“Frank’s an excellent long-term choice,” says the UAE coach. “He has a bond with this group of players but he can also stand above it if necessary. He always had that as my assistant. In addition he’s simply a good trainer. I don’t know what went wrong abroad but, before, Frank performed excellently with Dutch players, becoming champion at Ajax four times in a row under difficult circumstances.”

De Boer was noted for alienating senior professionals at Inter, Palace and Atlanta but his compatriots seem less inclined to confuse directness with disrespect. “I’ve come back to a safe environment I spent so many years in as a player,” he says. “But there’s always pressure. We’re a small country but everyone expects us to win tournaments with ease. That’s not realistic. So far we’ve one major trophy [the 1988 European Championship] and played in three major finals. That, in my opinion, is exceptional.”

Wout Weghorst profile

Shambolic seemed a more appropriate description as the Oranje entered a tailspin which led to the 2014 World Cup semi-finalists failing to qualify for Euro 2016 and Russia 2018.

Koeman’s installation as manager three years ago not only lifted the gloom but coincided with the phasing out of several stalwarts including Arjen Robben. In came De Jong’s midfield artistry and appealingly understated off-field persona along with De Ligt’s defensive assurance. In 2019 Koeman’s ensemble reached the maiden Nations League final, losing against Portugal after defeating England in the final four.

That achievement caught Barcelona’s eye, paving the way for De Boer to build on his predecessor’s stellar foundation work.

Virgil van Dijk was, not surprisingly, the cornerstone of Koeman’s reconstruction and – as Liverpool discovered last season – life will be appreciably tougher for the Netherlands without their injured central defensive talisman. Van Dijk will be an unofficial member of the backroom staff, with De Boer convinced he can help to inspire a youthful, united squad.

“The Dutch national team today is a team of friends who all work for each other,” says the manager. “Look at the [famously disunited] Oranje squad at the 1990 World Cup – they weren’t friends and it didn’t end well.”

The replacement of creative tensions and ego-fuelled rivalries with harmony arguably explains why, in recent months, De Boer has overlooked the intelligent, often incredibly opinionated Weghorst, despite the 6ft 6in striker’s 25 goals in 41 games for Wolfsburg last season. “Wout can be an asshole on the pitch but especially for the opposition,” he said, perhaps pointedly, before including the striker in his tournament squad.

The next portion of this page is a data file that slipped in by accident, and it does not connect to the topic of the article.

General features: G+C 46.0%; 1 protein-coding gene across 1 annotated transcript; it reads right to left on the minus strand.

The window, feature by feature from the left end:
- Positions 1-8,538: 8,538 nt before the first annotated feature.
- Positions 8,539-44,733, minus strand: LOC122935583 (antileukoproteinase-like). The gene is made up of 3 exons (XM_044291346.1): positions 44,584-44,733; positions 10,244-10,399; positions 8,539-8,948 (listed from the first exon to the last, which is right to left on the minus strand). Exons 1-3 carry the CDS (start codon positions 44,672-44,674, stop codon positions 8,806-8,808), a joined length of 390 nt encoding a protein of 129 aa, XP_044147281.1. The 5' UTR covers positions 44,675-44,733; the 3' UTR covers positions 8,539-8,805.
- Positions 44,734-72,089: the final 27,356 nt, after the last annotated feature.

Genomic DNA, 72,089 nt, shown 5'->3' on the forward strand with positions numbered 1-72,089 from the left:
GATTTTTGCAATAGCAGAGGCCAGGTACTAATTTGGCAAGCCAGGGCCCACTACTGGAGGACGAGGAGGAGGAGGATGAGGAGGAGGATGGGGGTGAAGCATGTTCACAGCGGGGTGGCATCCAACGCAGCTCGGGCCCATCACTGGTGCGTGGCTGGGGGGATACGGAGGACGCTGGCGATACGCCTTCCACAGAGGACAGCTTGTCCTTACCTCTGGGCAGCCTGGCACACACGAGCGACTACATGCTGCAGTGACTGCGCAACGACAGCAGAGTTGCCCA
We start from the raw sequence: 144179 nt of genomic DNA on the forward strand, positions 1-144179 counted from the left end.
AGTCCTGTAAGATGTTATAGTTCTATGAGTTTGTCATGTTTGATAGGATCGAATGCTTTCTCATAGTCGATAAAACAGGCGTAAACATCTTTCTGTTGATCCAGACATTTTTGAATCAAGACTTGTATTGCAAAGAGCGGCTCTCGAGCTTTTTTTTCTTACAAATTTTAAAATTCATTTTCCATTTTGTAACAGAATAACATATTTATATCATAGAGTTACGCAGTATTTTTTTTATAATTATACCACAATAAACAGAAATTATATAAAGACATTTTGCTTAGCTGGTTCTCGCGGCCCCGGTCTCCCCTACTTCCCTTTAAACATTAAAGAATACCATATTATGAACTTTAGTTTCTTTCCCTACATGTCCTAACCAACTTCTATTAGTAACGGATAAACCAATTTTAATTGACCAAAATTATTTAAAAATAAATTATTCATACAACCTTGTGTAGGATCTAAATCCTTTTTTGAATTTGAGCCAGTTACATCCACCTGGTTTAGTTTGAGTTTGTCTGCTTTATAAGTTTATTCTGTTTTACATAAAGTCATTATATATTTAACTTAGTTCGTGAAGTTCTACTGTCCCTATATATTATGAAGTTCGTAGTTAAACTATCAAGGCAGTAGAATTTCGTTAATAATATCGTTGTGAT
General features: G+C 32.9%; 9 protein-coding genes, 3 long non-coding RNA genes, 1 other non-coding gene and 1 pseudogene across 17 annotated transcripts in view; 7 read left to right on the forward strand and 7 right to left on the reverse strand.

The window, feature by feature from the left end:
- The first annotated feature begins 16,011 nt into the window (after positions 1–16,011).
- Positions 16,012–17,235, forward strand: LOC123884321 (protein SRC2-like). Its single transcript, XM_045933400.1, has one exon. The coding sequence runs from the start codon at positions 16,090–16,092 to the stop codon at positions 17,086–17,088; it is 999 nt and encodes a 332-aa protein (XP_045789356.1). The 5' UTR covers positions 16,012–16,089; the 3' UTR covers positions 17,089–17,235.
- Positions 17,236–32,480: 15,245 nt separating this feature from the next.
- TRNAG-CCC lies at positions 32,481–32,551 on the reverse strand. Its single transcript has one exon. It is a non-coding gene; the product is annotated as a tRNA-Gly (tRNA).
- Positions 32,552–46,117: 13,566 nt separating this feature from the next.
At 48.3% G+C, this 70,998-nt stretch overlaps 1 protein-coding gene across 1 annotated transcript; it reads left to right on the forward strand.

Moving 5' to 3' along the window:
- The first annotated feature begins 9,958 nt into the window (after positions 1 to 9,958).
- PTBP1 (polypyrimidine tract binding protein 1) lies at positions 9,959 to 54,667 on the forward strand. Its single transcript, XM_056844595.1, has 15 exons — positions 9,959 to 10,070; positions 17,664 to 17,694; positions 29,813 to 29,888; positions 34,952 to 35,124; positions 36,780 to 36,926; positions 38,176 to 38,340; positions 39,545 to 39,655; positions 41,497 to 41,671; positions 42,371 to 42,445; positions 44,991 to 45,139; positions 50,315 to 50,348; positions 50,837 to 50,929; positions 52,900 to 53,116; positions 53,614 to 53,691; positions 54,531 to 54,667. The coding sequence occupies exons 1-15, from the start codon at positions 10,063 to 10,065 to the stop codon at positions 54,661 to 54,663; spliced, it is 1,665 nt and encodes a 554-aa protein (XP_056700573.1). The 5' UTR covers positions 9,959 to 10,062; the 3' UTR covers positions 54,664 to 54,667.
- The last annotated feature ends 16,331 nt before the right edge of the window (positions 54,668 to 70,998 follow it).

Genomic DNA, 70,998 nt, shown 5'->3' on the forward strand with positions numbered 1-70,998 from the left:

Related: At the Euros, winning teams can start badly. It’s how they respond that matters | Pernille Harder

By scoring 32 goals for Lyon last term Depay emphasised his recovery from a ruptured cruciate ligament and is at pains to praise the ambience in the camp, lauding his teammates’ “honesty” and self-policing capacity to dispense and receive constructive criticism. De Boer likes to maintain a certain distance from players.

The team’s lack of natural width dictates they are not always able to properly exploit space on the pitch, so a coach once labelled dogmatic has turned pragmatic and expects to segue from a back five to a back four and a front two to a front three as the championship unfolds.

“If you’re not top favourite you have to see how you can maximise results,” he says. “I want to be able to switch systems.”

In goal Ajax’s 38-year-old Maarten Stekelenburg could yet find himself rotated with Norwich’s 33-year-old penalty specialist Tim Krul but Ronald de Boer believes that, rather than sow confusion, his twin brother’s new-found flexibility can confound the doubters. “Frank’s a winner; every loss, every dismissal is painful for him,” says the Qatar 2022 ambassador. “Holland certainly aren’t favourites but, with Frank in charge, everything is possible.”